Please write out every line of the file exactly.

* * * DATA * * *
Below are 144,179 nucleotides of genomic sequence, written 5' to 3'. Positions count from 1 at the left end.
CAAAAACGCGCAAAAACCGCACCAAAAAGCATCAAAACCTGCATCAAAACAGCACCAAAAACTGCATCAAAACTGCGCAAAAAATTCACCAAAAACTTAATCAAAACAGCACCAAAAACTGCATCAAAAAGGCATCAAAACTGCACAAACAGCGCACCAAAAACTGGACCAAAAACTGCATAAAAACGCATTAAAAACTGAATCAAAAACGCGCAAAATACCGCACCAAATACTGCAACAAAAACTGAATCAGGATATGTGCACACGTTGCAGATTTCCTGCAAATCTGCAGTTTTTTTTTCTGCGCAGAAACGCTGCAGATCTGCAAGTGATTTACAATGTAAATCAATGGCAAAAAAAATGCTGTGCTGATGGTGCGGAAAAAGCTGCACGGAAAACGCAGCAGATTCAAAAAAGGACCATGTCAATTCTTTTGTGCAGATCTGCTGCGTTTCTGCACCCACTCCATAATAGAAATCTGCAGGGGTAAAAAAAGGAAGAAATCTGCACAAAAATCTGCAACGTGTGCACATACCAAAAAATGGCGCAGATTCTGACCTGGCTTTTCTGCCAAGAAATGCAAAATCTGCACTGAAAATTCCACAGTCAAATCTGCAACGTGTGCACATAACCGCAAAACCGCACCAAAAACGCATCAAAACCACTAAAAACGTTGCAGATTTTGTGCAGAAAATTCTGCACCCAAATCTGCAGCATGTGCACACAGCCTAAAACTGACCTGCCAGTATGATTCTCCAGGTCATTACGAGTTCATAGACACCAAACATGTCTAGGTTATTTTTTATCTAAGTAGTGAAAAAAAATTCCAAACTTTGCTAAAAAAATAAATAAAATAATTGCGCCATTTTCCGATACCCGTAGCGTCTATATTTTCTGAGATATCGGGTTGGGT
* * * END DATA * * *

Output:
Below are 144,179 nucleotides of genomic sequence, written 5' to 3'. Positions count from 1 at the left end.
CAAAAACGCGCAAAAACCGCACCAAAAAGCATCAAAACCTGCATCAAAACAGCACCAAAAACTGCATCAAAACTGCGCAAAAAATTCACCAAAAACTTAATCAAAACAGCACCAAAAACTGCATCAAAAAGGCATCAAAACTGCACAAACAGCGCACCAAAAACTGGACCAAAAACTGCATAAAAACGCATTAAAAACTGAATCAAAAACGCGCAAAATACCGCACCAAATACTGCAACAAAAACTGAATCAGGATATGTGCACACGTTGCAGATTTCCTGCAAATCTGCAGTTTTTTTTTCTGCGCAGAAACGCTGCAGATCTGCAAGTGATTTACAATGTAAATCAATGGCAAAAAAAATGCTGTGCTGATGGTGCGGAAAAAGCTGCACGGAAAACGCAGCAGATTCAAAAAAGGACCATGTCAATTCTTTTGTGCAGATCTGCTGCGTTTCTGCACCCACTCCATAATAGAAATCTGCAGGGGTAAAAAAAGGAAGAAATCTGCACAAAAATCTGCAACGTGTGCACATACCAAAAAATGGCGCAGATTCTGACCTGGCTTTTCTGCCAAGAAATGCAAAATCTGCACTGAAAATTCCACAGTCAAATCTGCAACGTGTGCACATAACCGCAAAACCGCACCAAAAACGCATCAAAACCACTAAAAACGTTGCAGATTTTGTGCAGAAAATTCTGCACCCAAATCTGCAGCATGTGCACACAGCCTAAAACTGACCTGCCAGTATGATTCTCCAGGTCATTACGAGTTCATAGACACCAAACATGTCTAGGTTATTTTTTATCTAAGTAGTGAAAAAAAATTCCAAACTTTGCTAAAAAAATAAATAAAATAATTGCGCCATTTTCCGATACCCGTAGCGTCTATATTTTCTGAGATATCGGGTTGGGT